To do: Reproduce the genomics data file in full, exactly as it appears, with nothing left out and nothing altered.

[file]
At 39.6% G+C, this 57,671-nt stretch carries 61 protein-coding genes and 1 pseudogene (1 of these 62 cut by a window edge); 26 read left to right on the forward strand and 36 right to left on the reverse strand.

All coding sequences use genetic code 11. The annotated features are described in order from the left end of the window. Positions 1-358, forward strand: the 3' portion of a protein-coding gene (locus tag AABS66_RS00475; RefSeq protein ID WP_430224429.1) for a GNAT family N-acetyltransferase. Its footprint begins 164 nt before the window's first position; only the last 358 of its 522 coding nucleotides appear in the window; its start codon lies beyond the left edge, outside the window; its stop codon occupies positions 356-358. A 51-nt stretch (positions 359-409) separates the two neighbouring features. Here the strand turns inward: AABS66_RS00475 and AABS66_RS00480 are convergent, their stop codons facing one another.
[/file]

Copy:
At 39.6% G+C, this 57,671-nt stretch carries 61 protein-coding genes and 1 pseudogene (1 of these 62 cut by a window edge); 26 read left to right on the forward strand and 36 right to left on the reverse strand.

All coding sequences use genetic code 11. The annotated features are described in order from the left end of the window. Positions 1-358, forward strand: the 3' portion of a protein-coding gene (locus tag AABS66_RS00475; RefSeq protein ID WP_430224429.1) for a GNAT family N-acetyltransferase. Its footprint begins 164 nt before the window's first position; only the last 358 of its 522 coding nucleotides appear in the window; its start codon lies beyond the left edge, outside the window; its stop codon occupies positions 356-358. A 51-nt stretch (positions 359-409) separates the two neighbouring features. Here the strand turns inward: AABS66_RS00475 and AABS66_RS00480 are convergent, their stop codons facing one another.